China’s notorious one-child policy appears to be backfiring in the most damning way possible.
According to the Financial Times, China is “set to report [its] first population decline in decades,” and now the country looks to restore what it has lost.
The Times reported that they spoke to “people familiar with the research.”
The development coincides with one particular movement has taken the country by storm — a growing wave of progressive feminism that pushes back against the communist government’s calls for an increase in birth rates.
Attempts to censor women vocally involved in the Chinese progressive feminist movement (born out of the anti-male 6B4T movement that originated in South Korea) indicate just how dangerous their misandrist ideologies are to what the government aims to achieve.
According to Quartz, over ten feminist groups were removed from the popular online discussion forum, Douban, last month.
Still, it appears this movement — or the population — isn’t going anywhere if something doesn’t change soon.
Though this wave of 6B4T feminism has proven itself to be a thorn in China’s attempts to replenish their depleting population, what does this mean on the world scale?
One of China’s most intimidating feats is its sheer number of people, a number that proves beneficial for the Chinese military and detrimental to any adversaries.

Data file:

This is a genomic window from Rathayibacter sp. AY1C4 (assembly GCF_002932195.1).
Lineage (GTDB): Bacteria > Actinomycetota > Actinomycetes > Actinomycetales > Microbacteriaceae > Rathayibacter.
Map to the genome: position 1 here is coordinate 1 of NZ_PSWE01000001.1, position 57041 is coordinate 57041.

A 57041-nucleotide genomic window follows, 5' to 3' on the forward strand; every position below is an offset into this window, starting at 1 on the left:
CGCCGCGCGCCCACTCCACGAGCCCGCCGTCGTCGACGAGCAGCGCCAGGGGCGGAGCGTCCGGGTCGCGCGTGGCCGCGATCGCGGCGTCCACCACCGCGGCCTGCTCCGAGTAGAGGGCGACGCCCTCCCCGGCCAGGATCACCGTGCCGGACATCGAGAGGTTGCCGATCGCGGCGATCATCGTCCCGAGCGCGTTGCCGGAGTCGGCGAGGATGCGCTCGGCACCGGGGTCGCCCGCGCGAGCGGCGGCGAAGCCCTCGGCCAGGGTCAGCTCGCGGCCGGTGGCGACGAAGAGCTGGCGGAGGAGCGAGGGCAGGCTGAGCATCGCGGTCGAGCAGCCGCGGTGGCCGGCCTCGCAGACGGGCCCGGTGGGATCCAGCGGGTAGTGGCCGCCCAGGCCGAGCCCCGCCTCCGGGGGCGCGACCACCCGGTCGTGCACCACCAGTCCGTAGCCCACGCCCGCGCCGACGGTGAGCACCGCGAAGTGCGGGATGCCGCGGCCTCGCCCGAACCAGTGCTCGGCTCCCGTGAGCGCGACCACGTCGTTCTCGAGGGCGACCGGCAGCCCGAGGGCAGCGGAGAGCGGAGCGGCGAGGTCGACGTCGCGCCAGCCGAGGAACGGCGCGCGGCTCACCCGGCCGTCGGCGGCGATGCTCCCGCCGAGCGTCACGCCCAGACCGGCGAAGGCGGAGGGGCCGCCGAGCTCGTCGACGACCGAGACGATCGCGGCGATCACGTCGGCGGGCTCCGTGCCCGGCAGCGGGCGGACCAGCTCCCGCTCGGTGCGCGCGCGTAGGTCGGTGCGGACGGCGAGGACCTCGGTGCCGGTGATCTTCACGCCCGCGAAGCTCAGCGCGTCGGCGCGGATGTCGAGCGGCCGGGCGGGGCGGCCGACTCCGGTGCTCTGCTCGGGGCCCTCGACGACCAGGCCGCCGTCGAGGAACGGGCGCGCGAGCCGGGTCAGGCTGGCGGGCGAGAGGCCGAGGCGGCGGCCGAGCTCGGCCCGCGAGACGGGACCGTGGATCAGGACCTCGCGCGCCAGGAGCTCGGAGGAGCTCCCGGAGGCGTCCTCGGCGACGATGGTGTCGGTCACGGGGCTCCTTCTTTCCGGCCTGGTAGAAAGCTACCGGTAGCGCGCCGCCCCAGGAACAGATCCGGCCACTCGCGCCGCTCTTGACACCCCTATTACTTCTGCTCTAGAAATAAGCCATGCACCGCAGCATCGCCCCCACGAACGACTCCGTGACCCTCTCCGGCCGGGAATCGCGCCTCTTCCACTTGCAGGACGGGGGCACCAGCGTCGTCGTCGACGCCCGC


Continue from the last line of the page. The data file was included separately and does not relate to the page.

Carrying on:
China’s population enables them to bear the brunt of any situation — good or bad — more efficiently than other nations, but if the communist government’s years of social engineering come back to haunt them, this development may prove difficult to reverse.
Of course, their attempts to silence those who disagree with their plans are characteristic of their “zero tolerance” ways, but ideological pushbacks are harder to suppress outside of the government’s eye.
For years, the communist party recognized that its birth control policies would eventually lead to a population peak followed by a decline, according to The Economist.
But now that leaked census data indicates this decline is occurring sooner than expected, this would naturally startle the culprit.
The Chinese government is already reluctant to say whether or not the country’s population is in decline, Fortune reports, emphasizing the country’s “delay” in publishing census data for “more preparation work.”
Data indicates that China’s population surpassed 1.4 billion for the first time in 2019, but the decline expected for 2020 census data would mean the population has fallen beneath this threshold again.
Could China’s population decline possibly be a result of COVID-19 deaths?
Perhaps the decline could result from the pandemic in part.
Still, it appears the communist government’s one-child policy did more harm than good in the long run.
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This article appeared originally on The Western Journal.